Produced by Cyril Colbeau-Justin and Jean-Baptiste Dupont, Point Blank stars Gilles Lellouche, Roschdy Zem, Gerard Lanvin and Elena Anaya. Lellouche plays Samuel, a nurse working at a hospital when his pregnant wife (Anaya) is kidnapped before his very eyes. Knocked unconscious, he comes to and discovers that a dangerous criminal named Sartet (Zem) is responsible, and if he’s ever to see his wife again, he must do Sartet’s bidding. Samuel quickly finds himself pitted against rival gangsters and trigger-happy police in a deadly race to save the lives of his wife and unborn child.
The following is CWB’s interview with Fred Cavaye director of Point Blank.
Bijan Tehrani: In making All for Her and particularly Point Blank, you have introduced a new style of thriller. Is it because your films focus more on real life than other thrillers do?
Fred Cavaye: Actually, even though I don’t think I’ve invented a new style, I am more oriented towards “real life” when I write.
What I am interested in is making thrillers with a human dimension, and the common point between these two films, is that the hero is an “ordinary guy”. This is a perfect system for involving the viewer, who finds it easier to identify with this “ordinary guy” than with James Bond. The goal is to make the viewer feel the maximum emotion, both in the action scenes and in the scenes of emotion. The fact that the hero is close to the viewer is a real plus.
BT: What made you want to make Point Blank?
FC: The starting point was that I was very pleasantly surprised by the audience reaction to All for Her. People were saying that they physically experienced the last half hour of the film. They were glued to their seats. I wanted to do the same thing for ninety minutes. To make it so that the protagonist had no other choice but to immediately move into action mode: he is confronted with the urgency of saving the woman he loves. I wanted to make an interactive film, make it so that the viewer runs with the protagonist, at the same time. I wanted to make an entertaining film, one that gives the viewer a maximum of emotion.
BT: Was it your training as a photographer that enabled you to create the visually striking and effective style you use in your films?
FC: Yes, it’s part of a whole. I am very sensitive to light and to framing. Also, for me, cinema is telling stories using images more than dialogue. The formal aspect of the image is very important. That is why I work with a DP who himself started out as a photographer.
BT: Point Blank is a film with many layers in both its story and its concept, which provides viewers with the opportunity to discover the many facets of the characters with each reviewing of the film. This gives depth to the film. Was it intentional?
FC: It’s always interesting to let the viewer be one step ahead of the story, and to play with this while throwing him completely off, by heading in a direction completely opposite the one in which he thinks it is going to go. For example, it is always interesting when the characters do not define themselves in exactly the way we would have expected them to.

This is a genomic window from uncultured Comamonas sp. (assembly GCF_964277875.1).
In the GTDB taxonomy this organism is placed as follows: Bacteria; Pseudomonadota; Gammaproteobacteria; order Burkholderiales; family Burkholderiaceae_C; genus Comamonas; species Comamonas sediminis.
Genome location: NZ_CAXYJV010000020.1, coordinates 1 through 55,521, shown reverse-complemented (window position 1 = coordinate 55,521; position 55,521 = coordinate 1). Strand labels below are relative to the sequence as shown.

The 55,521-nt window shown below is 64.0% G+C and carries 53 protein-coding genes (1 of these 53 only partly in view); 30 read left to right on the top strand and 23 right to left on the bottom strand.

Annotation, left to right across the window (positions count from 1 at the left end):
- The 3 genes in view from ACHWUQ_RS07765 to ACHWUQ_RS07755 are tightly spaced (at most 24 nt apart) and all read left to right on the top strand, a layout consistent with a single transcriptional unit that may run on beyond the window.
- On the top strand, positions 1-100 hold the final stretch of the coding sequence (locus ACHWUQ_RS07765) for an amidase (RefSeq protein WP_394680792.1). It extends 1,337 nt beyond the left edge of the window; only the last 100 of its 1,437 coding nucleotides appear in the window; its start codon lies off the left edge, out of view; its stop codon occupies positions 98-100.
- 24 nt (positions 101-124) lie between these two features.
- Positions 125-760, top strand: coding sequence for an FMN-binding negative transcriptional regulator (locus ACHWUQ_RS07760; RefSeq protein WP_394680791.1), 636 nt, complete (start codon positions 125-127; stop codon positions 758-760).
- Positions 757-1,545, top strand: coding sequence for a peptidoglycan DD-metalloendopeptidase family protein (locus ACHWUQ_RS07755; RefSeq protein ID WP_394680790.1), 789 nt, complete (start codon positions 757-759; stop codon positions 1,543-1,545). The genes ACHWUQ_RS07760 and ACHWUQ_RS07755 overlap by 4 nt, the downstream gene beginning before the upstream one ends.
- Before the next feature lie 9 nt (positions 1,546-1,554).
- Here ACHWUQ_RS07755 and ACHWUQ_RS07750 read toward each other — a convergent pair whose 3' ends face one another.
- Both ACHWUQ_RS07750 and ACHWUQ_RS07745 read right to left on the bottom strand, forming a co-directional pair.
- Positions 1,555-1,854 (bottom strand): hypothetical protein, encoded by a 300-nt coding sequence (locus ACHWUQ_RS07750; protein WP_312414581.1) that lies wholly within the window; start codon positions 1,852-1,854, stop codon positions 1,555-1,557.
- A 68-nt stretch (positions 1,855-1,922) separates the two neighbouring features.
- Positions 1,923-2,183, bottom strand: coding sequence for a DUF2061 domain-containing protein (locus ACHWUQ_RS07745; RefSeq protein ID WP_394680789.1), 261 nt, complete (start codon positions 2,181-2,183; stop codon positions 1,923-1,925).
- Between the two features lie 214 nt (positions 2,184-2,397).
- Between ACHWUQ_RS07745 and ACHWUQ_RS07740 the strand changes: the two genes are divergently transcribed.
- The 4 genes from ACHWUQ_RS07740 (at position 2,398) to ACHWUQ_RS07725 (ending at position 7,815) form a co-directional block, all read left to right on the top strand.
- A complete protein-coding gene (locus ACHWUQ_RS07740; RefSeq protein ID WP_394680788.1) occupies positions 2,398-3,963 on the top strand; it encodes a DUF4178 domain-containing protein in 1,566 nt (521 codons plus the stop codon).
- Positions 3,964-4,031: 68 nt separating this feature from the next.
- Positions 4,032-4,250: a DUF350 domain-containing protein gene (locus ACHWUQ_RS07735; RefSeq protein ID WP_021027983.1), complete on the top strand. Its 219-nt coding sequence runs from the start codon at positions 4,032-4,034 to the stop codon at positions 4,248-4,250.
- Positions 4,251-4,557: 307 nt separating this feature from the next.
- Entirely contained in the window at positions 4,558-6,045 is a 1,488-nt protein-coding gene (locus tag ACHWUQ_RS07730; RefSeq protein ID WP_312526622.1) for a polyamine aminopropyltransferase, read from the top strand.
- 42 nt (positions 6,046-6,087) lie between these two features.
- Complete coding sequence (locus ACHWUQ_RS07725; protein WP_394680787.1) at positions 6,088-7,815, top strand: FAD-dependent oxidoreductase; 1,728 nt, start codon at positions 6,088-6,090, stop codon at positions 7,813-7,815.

BT: Point Blank is an exciting thriller but it is a film that does not use either unrealistic characters or artificial situations to tell its story. Was it difficult to make a film based on real characters and situations?
FC: It’s difficult because the viewer, unlike with a classic thriller, has a hard time accepting purely cinematographic situations: although the starting point is very realistic, the viewer is going to be completely unsettled if we lead him through purely cinematographic situations. It will be much less easy for him to accept the classic thriller situations, and there is a “novelistic” limit that must not be exceeded. But the starting points, even realistic ones, remain cinema starting points, cinema situations.
BT: The film’s casting is excellent. It is hard to imagine other actors in these roles. What was the casting process like?
FC: First I offered the role of the nurse to Roschdy Zem, but I quickly realized that this was a mistake, Also, Roschdy preferred to play the role of the gangster. He was right, because he is the ideal actor to portray a multitude of emotions without needing dialogue.
As for Gilles Lellouchee, I immediately thought of him, because he can play an “ordinary guy” while remaining believable in the physical scenes. Also he has immediate empathy, and very great charisma, which was absolutely necessary, given the very few scenes of exposition in which to introduce his character.
As for Elena Anaya and the role of Nadia, like Gilles, it required an actor capable of showing a multitude of emotions in very few shots, and Elena has this talent.
BT: Did you rehearse a lot with the actors before shooting?
FC: No, I never do rehearsals. I work around the text, and I bring in the actors in the last phase of writing each character. When I create a character, once the actor is chosen, I tailor the role to him or to her. A character played by Gilles Lellouche would be very different played by another actor.
Before the shooting starts, we do readings, and I then rework the characters based on these discussions with the actors.
BT: Are you working on new projects?
FC: Yes. I am working on a new thriller, which does not put an “ordinary guy” center stage, but focuses instead on police officers and on the theme of redemption.